The process is drastically different, but the photos and the passion are the same.
Merridy Magnusson has been taking pictures of Juneau since she was an 8-year-old girl with enough money saved from selling seeds to buy a camera. But it’s only been within the past few years that she’s began to have some her work processed onto metal.
That involves having her photo negatives digitized and color corrected and then infusing ink into metal at 410 degrees to create metallic prints of her work. The metal photos have a depth and vibrancy that makes them almost register as three dimensional.
“They have so much space,” Magnusson said in an interview during an exhibition of her work during a First Friday showing at Juneau Artists Gallery.
The texture and luster of the metal definitely impacts the characteristics of the images, but Magnusson said hue and saturation aren’t fiddled with digitally.
“It’s part of my story to tell the truth,” Magnusson said. “That’s really important to me.”
Photography is a way for Magnusson to show a place she loves as it is, and that’s always been part of its draw.
Growing up, Magnusson said she wanted to depict Juneau artistically, but was unable to paint or draw. So, she settled on photography.
“When I was 8, I went door-to-door selling seeds to buy my first camera,” Magnusson said. “I got the seeds out of a comic books, and they were watermelons and things that would never grow here, but people were so nice they bought them anyway. It was a big deal to me.”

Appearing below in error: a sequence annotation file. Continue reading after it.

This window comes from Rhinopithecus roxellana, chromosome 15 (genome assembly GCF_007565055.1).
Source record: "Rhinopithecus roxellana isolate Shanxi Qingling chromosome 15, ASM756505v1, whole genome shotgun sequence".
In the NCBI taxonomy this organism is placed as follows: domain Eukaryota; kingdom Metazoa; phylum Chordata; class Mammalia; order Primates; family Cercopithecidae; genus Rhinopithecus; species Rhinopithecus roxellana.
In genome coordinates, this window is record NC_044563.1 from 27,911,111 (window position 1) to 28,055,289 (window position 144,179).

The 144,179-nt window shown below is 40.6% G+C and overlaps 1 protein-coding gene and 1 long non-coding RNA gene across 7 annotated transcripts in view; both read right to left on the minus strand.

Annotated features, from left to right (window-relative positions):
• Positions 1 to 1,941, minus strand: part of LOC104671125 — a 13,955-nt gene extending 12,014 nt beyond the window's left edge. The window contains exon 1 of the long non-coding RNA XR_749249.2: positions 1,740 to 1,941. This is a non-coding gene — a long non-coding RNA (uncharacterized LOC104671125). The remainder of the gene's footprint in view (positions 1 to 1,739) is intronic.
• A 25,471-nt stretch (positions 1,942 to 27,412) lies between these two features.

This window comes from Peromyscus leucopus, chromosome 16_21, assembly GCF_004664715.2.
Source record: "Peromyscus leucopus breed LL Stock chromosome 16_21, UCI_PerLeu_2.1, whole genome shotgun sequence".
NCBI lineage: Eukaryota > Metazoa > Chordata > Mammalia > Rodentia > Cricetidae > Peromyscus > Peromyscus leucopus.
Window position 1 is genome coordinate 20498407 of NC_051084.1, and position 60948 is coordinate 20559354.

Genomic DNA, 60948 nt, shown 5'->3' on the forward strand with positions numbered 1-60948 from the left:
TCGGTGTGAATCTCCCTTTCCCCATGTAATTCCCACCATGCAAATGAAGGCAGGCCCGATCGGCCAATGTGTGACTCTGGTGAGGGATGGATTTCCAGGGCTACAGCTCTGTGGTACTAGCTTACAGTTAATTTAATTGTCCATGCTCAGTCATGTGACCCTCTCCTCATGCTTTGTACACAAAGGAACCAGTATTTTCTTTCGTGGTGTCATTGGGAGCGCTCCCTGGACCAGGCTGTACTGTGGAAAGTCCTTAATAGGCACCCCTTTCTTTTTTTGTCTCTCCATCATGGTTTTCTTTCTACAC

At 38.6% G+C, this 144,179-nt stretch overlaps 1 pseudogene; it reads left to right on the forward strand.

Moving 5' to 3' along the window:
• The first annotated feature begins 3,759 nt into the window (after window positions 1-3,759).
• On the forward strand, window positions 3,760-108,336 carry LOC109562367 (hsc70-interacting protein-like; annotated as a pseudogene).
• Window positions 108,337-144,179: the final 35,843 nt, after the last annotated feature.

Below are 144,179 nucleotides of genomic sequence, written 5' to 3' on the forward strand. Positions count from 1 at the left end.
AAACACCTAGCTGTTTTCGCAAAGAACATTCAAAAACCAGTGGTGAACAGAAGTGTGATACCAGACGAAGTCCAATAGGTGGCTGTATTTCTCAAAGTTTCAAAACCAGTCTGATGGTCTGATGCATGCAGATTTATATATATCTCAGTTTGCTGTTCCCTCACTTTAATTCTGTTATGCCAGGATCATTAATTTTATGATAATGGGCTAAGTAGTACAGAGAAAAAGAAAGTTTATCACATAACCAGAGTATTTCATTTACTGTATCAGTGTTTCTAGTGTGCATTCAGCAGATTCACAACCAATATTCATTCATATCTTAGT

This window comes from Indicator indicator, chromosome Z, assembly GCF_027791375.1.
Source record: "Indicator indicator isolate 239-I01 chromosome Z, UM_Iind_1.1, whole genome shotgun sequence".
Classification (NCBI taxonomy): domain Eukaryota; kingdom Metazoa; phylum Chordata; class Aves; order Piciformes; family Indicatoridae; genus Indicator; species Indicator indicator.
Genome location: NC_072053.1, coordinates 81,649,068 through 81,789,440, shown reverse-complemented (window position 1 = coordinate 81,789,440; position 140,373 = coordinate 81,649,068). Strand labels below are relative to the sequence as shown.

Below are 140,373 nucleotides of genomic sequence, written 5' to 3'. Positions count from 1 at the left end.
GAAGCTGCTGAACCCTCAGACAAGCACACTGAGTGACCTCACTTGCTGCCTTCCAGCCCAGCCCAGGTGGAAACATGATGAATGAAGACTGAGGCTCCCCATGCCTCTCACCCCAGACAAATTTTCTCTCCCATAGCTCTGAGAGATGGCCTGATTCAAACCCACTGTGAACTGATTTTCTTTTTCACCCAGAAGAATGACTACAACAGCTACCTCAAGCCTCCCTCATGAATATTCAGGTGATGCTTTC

Juneau landscapes and wildlife were an early favorite subject and feature into the infused metal Magnusson mints today.
“I was born in the perfect place and smart enough to stay,” Magnusson said.
The metal infusion process, which is done locally, is a way to breathe new life into her old work. That’s important Magnusson said since the physical negatives degrade over time and businesses that can print photos with the negatives are becoming increasingly harder to find.
“The old school approach is difficult to find anymore,” Magnusson said.
The metal pieces that are sometimes based on negatives old enough to legally drink. She said she’s glad to have captured images of the Juneau she remembers.
In many cases, Magnusson said the subjects of her photos have changed dramatically over the years.
“Our glacier doesn’t look like that anymore,” Magnusson said while looking over her work.